Alison Graham: "Rik Mayall showed us how comedy was done"
"Those of us of a certain age received our comedy education from Rik Mayall," says the Radio Times TV editor. "It’s so hard to take in the fact that he isn’t around any more"
Those of us of a certain age received our comedy education from Rik Mayall. He showed us how it was done. If you grew up in the sixties and seventies you were used to television comedy being measured and safe. Sitcoms, with the odd honourable exception (Fawlty Towers) were comfortable.
Then came the eighties and The Young Ones. I watched the first episode on my tiny telly in my tiny bedsit. It was demented and splendid. None of it made any sense but it had that alchemy and the whiff of cordite that made it joyfully dangerous. I was in love with the scrofulous Neil and Vyvyan and all of the anarchy in that decrepit flat. But I particularly adored hopeless fantasist and pretentious buffoon Rick, the "People’s Poet".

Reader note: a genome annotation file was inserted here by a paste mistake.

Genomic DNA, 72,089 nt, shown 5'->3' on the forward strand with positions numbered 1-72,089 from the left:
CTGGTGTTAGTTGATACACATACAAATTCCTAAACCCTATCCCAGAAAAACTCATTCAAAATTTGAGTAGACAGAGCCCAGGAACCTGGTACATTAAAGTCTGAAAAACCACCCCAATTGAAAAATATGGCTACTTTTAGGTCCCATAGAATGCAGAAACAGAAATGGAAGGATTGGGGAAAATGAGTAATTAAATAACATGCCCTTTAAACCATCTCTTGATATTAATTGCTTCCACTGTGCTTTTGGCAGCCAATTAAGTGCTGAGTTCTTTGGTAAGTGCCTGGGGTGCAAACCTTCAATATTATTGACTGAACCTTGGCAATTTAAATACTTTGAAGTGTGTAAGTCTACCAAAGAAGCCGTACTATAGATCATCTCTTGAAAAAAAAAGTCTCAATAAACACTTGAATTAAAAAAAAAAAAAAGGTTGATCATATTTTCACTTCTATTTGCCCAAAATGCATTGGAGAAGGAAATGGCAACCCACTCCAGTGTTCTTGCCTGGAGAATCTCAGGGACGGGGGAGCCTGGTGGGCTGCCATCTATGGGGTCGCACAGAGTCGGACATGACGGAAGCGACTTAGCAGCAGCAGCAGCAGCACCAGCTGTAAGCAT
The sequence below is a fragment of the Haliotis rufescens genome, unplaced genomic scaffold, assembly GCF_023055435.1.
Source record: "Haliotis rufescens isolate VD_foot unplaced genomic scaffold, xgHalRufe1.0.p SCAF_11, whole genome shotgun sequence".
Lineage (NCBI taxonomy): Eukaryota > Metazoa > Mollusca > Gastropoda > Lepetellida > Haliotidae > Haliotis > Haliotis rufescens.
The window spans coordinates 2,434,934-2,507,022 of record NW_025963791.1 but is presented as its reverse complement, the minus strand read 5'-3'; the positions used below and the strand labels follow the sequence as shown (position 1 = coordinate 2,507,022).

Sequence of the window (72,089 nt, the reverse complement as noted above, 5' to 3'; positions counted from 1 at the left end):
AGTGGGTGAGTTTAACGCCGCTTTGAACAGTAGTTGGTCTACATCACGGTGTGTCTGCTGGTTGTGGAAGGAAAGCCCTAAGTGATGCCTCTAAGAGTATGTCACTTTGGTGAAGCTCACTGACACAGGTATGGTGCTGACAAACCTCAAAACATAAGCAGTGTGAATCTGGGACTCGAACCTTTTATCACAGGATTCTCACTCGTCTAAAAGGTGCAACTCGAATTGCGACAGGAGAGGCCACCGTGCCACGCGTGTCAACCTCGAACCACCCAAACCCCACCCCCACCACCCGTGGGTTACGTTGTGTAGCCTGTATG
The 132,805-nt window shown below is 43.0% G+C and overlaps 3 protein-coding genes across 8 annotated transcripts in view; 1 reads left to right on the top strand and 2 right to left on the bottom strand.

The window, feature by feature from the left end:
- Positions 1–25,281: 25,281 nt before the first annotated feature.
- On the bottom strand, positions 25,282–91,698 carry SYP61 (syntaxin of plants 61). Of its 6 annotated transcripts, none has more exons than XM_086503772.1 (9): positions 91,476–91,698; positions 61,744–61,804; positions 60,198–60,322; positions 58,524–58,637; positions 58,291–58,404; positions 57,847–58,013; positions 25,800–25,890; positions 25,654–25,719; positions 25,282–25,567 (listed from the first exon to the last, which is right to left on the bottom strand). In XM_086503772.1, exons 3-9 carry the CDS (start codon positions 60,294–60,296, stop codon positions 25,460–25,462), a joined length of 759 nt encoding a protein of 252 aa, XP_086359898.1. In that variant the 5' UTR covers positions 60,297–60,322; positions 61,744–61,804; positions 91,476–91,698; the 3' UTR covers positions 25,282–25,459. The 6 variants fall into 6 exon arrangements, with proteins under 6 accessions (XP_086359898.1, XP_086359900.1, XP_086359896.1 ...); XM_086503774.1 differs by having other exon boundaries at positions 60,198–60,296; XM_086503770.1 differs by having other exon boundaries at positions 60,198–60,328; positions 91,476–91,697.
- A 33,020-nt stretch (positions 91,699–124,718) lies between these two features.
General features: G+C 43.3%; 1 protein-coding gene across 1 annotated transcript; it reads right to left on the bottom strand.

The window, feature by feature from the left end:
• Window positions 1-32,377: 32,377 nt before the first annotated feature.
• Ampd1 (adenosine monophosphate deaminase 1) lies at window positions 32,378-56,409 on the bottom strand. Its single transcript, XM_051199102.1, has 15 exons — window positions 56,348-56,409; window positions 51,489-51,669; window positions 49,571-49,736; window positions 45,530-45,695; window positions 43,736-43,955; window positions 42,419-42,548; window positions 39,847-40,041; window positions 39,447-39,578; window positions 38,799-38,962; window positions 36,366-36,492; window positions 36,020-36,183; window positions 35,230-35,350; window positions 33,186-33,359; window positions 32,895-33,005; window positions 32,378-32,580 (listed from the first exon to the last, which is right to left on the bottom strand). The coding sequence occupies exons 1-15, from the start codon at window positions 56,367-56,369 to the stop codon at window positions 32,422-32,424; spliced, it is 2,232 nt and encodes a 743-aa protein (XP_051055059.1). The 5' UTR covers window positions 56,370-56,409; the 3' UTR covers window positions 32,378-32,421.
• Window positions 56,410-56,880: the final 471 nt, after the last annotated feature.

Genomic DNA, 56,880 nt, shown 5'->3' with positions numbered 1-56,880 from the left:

Mayall was so good at playing idiots. Before The Young Ones he was Kevin Turvey (in the sketch Show A Kick Up the Eighties), a half-witted self-styled "investigative reporter" with a heavy Midlands accent who rarely left his Redditch bedroom. His ranting monologues were conducted directly to camera from a swivel chair as Kevin, in his blue anorak, shared his thoughts on everything from Tarmac to sex.
Oh, it’s so hard to take in the fact that Mayall isn’t around any more. It’s easy to get maudlin about departed celebrities, but this is Rik Mayall. I didn’t know him, I never met him, though I saw him on stage once, at Middlesbrough Town Hall (his support act was a little-known Ben Elton).
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But he’s a big part of my comedy memory bank: not just Rick, but Lord Flashheart in Blackadder: "she’s got a tongue like an electric eel and she likes the taste of a man’s tonsils"; Richie in Bottom, making "vodka margarine" for Christmas dinner (there was no brandy or butter). I’ll miss him.